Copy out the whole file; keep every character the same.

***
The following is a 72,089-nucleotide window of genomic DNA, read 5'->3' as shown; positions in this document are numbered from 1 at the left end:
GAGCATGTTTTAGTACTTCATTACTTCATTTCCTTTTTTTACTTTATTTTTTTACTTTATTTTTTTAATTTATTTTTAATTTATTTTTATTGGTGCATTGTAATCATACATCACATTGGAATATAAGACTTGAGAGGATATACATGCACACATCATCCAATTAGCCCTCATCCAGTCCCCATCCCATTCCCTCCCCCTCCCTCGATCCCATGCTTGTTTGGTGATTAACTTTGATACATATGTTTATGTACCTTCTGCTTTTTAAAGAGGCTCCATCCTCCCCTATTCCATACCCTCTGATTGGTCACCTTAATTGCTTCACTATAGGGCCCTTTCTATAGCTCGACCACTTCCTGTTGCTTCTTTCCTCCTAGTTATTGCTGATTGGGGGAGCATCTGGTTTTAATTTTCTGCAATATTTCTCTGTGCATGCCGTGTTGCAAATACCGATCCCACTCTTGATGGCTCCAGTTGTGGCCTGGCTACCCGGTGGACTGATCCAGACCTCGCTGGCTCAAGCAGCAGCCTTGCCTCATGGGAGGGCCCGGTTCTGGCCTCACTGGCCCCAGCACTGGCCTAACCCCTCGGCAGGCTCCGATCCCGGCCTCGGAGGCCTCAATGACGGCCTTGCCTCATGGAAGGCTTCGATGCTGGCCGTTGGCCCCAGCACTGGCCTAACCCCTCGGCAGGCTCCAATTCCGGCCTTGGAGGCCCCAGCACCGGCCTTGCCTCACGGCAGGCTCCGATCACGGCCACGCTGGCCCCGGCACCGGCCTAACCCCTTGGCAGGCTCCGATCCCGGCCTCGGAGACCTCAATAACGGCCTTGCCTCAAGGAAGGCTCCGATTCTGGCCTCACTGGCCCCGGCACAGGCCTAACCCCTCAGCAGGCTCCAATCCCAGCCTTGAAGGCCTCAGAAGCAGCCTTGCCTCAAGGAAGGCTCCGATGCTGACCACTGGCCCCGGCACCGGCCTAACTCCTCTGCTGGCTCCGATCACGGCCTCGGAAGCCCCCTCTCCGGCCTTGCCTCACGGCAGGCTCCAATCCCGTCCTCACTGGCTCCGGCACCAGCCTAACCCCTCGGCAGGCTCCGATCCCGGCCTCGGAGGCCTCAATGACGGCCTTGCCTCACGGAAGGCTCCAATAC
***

The following is a 72,089-nucleotide window of genomic DNA, read 5'->3' as shown; positions in this document are numbered from 1 at the left end:
GAGCATGTTTTAGTACTTCATTACTTCATTTCCTTTTTTTACTTTATTTTTTTACTTTATTTTTTTAATTTATTTTTAATTTATTTTTATTGGTGCATTGTAATCATACATCACATTGGAATATAAGACTTGAGAGGATATACATGCACACATCATCCAATTAGCCCTCATCCAGTCCCCATCCCATTCCCTCCCCCTCCCTCGATCCCATGCTTGTTTGGTGATTAACTTTGATACATATGTTTATGTACCTTCTGCTTTTTAAAGAGGCTCCATCCTCCCCTATTCCATACCCTCTGATTGGTCACCTTAATTGCTTCACTATAGGGCCCTTTCTATAGCTCGACCACTTCCTGTTGCTTCTTTCCTCCTAGTTATTGCTGATTGGGGGAGCATCTGGTTTTAATTTTCTGCAATATTTCTCTGTGCATGCCGTGTTGCAAATACCGATCCCACTCTTGATGGCTCCAGTTGTGGCCTGGCTACCCGGTGGACTGATCCAGACCTCGCTGGCTCAAGCAGCAGCCTTGCCTCATGGGAGGGCCCGGTTCTGGCCTCACTGGCCCCAGCACTGGCCTAACCCCTCGGCAGGCTCCGATCCCGGCCTCGGAGGCCTCAATGACGGCCTTGCCTCATGGAAGGCTTCGATGCTGGCCGTTGGCCCCAGCACTGGCCTAACCCCTCGGCAGGCTCCAATTCCGGCCTTGGAGGCCCCAGCACCGGCCTTGCCTCACGGCAGGCTCCGATCACGGCCACGCTGGCCCCGGCACCGGCCTAACCCCTTGGCAGGCTCCGATCCCGGCCTCGGAGACCTCAATAACGGCCTTGCCTCAAGGAAGGCTCCGATTCTGGCCTCACTGGCCCCGGCACAGGCCTAACCCCTCAGCAGGCTCCAATCCCAGCCTTGAAGGCCTCAGAAGCAGCCTTGCCTCAAGGAAGGCTCCGATGCTGACCACTGGCCCCGGCACCGGCCTAACTCCTCTGCTGGCTCCGATCACGGCCTCGGAAGCCCCCTCTCCGGCCTTGCCTCACGGCAGGCTCCAATCCCGTCCTCACTGGCTCCGGCACCAGCCTAACCCCTCGGCAGGCTCCGATCCCGGCCTCGGAGGCCTCAATGACGGCCTTGCCTCACGGAAGGCTCCAATAC